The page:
Consumer disputes involving Canadian securities firms should result in binding judgments from the industry’s independent arbiter rather than the current “name and shame” enforcement protocol, says a recently released report.
The independent evaluation of the Ombudsman of Banking Services and Investments (OBSI) found that the “inability to universally secure redress for consumers through the name and shame system continues to limit its effectiveness, as it provides an economic incentive for both parties to settle for amounts below OBSI’s recommendation.”
The report was authored as part of a regular five-year review of OBSI operations.
“We believe that OBSI should be given authority to render decisions that are binding on the parties to its process,” the report says. “This is consistent with international best practices and would bring more legitimacy to the system.”
The report was authored by Professor Poona Puri, a leading expert on Canadian governance and securities law, and delivered to the OBSI Board and committees, which include representatives from the Canadian Securities Administrators (CSA), Investment Industry Regulatory Organization of Canada (IIROC) and the Mutual Fund Dealers Association of Canada (MFDA), whose customer disputes are funneled to OBSI.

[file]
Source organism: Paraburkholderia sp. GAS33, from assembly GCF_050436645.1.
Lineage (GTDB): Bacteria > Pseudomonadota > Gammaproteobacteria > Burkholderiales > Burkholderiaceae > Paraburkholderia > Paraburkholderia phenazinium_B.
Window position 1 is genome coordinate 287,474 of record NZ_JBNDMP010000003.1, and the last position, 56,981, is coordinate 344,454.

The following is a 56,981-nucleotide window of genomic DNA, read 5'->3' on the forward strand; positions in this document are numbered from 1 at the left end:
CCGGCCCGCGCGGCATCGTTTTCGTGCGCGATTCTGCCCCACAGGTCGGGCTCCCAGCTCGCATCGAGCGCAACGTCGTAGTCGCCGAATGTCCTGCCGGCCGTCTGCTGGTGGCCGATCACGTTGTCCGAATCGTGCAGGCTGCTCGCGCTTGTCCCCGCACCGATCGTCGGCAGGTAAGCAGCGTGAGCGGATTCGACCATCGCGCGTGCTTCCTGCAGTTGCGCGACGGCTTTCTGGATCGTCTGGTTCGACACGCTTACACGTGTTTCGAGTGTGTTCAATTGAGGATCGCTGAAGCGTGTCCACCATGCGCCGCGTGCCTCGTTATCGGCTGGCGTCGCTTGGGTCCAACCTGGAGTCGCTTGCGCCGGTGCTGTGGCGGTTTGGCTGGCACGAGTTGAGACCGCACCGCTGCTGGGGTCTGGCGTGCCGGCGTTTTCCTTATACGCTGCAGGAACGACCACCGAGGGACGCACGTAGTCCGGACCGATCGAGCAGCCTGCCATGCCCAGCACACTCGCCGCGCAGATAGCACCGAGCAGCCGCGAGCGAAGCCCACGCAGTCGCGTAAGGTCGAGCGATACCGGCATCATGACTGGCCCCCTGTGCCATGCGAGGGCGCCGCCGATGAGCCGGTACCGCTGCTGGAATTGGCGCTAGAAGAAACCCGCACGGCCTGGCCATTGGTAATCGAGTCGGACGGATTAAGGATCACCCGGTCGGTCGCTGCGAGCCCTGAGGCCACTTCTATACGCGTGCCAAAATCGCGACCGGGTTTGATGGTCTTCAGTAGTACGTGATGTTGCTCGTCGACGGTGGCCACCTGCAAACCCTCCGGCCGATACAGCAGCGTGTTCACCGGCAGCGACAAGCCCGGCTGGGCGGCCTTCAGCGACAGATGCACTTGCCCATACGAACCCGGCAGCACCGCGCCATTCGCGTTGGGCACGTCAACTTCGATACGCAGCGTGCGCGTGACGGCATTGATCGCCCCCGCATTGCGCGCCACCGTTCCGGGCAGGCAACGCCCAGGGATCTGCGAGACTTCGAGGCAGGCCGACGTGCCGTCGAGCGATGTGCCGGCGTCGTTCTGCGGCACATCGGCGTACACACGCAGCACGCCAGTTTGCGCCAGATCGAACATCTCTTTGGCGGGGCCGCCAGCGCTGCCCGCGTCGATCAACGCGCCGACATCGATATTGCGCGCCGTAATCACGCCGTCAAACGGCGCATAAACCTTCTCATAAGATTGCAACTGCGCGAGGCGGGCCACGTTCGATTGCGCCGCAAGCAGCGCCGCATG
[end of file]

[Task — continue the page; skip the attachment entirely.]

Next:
OBSI was established to resolve disputes between consumers and securities firms at no cost to the consumer. It only has the power to recommend settlements, and only up to $350,000. In instances where the recommendations are not followed, it can “name and shame” by publishing details about the firm involved in the dispute and its findings, but cannot require compensation to the consumers.
The 2021 report concluded that OBSI had fulfilled its obligations by dealing with complaints in a timely manner, properly investigated complaints, kept parties apprised during the investigation, issued fair and proportionate decisions and that the conclusions flowed from the evidence. The report found “room to improve the current protocol for handling systemic issues,” because systemic issues are defined too narrowly and leave “consumers wondering what happens to systemic issues after they are identified.”
OBSI also provides similar services to some of Canada’s banks. Unlike securities firms, banks are allowed to choose their own external dispute resolution arbiter, though the federal government, in its most recent budget, indicated a desire to eliminate this choice.
The independent review of OBSI’s banking mandate is expected to be published in the coming weeks.